Though normally I try to keep out of it, all the recent talk about Darkness in YA got me thinking and then yesterday I heard the Maureen Jonson/Megan Cox Gurdon radio interview discussing Gurdon's article (and it's follow up) that sort of sparked the whole controversy - and I want to give props to both women because they kept it together and actually had a dialogue!
Anyway, before we start, I recommend you read the articles and listen to the interview if you didn't have a chance to hear it yesterday.
Go, go. I'll wait *twiddles thumbs* *whistles*
You back? Okay! Let's start.
What does YA means?
YA is a relatively new genre in literature -and yes, I consider it a genre, though it encompasses a lot of other ones - and what it means in it's most barest terms is that the narrator is a younger person - usually ranging in age from about 13 years old to early 20's (though books focusing on people 19 and older and more rare).
That's sort of the parameter, but beyond that it can be anything: fantasy, horror, steampunk, contemporary, historical, paranormal, etc. It's a rich and evolving genre that has certainly been fulled by book phenomenons such as Harry Potter, Twilight and even the Hunger Games or The Princess Diaries.
And let me point out that just because the narrators are young or the narrative is aimed toward younger people it doesn't mean it's all sunshine, crushes and clothes, because being a Young Adult is not only about that - but more on that later.
As with any genre, in YA you'll find books that are good, books that are great, books that are Meh, and books that are seriously bad - and think of it as statistics, it just has to be that way.
I'm a Fluffist!
This whole controversy started by Gurdon pointing out that there is a current trend in YA literature toward the more dark, disturbing topics - including but not limited to things such as self mutilation, eating disorders, rape, incest, - and ask if that's such a good idea.
Her article, in fact, starts by mentioning the story of a mom who went to a bookstore to buy a book for her 13 year old daughter and was discouraged by the 'darkness' she saw on the titles offered ("It was all vampires and suicide and self mutilation" - the mom is quoted as saying).
This part really bothered me because I am a fluffist - my reading of choice revolves around the cute and the fluffy (and by that I DON'T mean superficial or banal) - and though I admit Paranormal is big right now, and there is a marked surplus of dystopian novels; I'm not hurting for things to read.
I rarely read books about vampires - though I'm not against paranormal as a genre, some of my favorite books are paranormal, just not vampire oriented - and I only read a dystopian a year because I have a very fragile psyche prone to freak outs and the whole dystopian thing gets to me (though I understand it, the way the world is going I think we are all a little afraid, deep down, of the future, and I love that there are books addressing that, even if they are not my reading of choice). Having said all that, I'm also going to say that I have a TBR pile over 50 books long.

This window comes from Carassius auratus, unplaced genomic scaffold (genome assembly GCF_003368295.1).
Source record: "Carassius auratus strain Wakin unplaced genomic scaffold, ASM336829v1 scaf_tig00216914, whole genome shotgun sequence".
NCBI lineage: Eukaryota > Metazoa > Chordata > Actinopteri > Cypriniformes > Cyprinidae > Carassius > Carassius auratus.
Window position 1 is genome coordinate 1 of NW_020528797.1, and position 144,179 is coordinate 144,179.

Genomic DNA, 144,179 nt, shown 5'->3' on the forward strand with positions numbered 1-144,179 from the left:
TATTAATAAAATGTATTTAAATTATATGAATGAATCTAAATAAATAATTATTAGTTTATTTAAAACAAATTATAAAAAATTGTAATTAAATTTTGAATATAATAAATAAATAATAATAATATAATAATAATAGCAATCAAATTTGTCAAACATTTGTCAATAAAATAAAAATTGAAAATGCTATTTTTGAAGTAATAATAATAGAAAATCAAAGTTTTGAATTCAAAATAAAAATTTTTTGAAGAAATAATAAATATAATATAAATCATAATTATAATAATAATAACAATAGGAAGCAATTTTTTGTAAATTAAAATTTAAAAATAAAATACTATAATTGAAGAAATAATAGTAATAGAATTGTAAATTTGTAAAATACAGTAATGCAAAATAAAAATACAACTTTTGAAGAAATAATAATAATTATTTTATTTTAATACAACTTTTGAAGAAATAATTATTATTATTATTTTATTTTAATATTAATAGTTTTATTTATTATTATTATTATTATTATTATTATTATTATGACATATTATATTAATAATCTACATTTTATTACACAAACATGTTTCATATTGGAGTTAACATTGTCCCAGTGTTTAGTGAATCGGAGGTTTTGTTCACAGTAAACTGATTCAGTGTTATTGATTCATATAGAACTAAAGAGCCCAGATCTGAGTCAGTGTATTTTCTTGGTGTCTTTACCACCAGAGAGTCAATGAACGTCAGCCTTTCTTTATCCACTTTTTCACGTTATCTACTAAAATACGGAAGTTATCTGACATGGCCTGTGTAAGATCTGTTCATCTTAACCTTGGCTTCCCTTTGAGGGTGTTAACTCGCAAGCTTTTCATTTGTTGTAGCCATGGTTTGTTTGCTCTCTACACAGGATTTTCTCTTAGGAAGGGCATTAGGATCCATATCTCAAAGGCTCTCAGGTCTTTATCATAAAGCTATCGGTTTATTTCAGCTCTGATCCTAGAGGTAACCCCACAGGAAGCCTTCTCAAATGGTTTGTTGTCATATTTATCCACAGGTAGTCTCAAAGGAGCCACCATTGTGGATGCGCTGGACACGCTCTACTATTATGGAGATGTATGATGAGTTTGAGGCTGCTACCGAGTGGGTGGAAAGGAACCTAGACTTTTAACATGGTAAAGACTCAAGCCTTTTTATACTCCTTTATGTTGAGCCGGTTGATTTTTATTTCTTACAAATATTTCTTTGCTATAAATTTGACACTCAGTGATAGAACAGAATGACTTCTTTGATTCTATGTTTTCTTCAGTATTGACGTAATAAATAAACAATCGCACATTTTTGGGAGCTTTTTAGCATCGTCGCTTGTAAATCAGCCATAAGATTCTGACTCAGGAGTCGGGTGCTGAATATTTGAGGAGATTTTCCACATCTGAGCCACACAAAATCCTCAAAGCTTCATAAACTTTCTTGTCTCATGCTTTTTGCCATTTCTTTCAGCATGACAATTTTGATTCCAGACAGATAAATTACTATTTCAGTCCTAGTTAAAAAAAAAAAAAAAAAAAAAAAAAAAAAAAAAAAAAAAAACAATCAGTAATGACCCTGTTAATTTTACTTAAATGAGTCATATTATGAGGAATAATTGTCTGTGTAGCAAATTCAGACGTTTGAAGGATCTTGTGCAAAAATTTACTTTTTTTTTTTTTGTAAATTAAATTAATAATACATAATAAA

Just because there is a trend, and there is an audience for those books, it doesn't mean that's all there is in the offering.
Now, lets talk about what it's considered dark: incest, self mutilation, eating disorders, rape, assault, etc. I agree that those subjects are not a walk in the part. But beeing a young adult is not a walk in the park either.
So long as you can't take out the dark out of the growing up experience, I don't think you can take it out of the books about people growing up. Even if you are not writing about such heavy topics, there are a lot of traumatic moments you have to go through as you go through life - it comes with the territory, and I just don't believe addressing such topics is bad.
More over, the books are there if you want to read them, no one is forcing anyone to read them. I have passed on wildly popular books -and disliked some too - just because they aren't the kind of books I read. I never finished Twilight, I only read the Hunger Games and I never went back for more. It's not my cup of tea, so I don't drink it.
There is a choice, and it's every reader's - and his or her parents - to make it.
We Are All A Little Bit Morbid
I think that a natural question to ask now is, why are dark books so popular?
There is a part, and it has been addressed (just look up the hash tag #YASaves on twitter), about how having books about these topics can help teens not to feel alone if they are dealing with similar issues, how to help a friend if they are the ones with the issue -that has been said and done, and I don't think I have much more to contribute to that discussion.
But there is also another part that I need to address: some people JUST LIKE IT. It's true, you can't tell me that it's not. That's why I sometimes call these books Trauma Porn - and I mean it descriptively, not derogatorily.
Just like there is people like me who love reading books with wedding/wedding planning on them (Wedding Porn) or who, also like me, will buy any book with a cupcake on the cover because they love to read about food (Food Porn), there are people who actively seek out stories about the darker side of human nature - and that it's their right.
Some people slow down to watch a car wreck, some people like their books 'dark', it doesn't make them bad people, it doesn't mean they go about life wishing for someone to crash their car or for bad things to happen to other people for their entrainment. But we all are a little bit morbid, it's part of being human. Deal with it.
And that's it for part one!
Let me know what you guys think!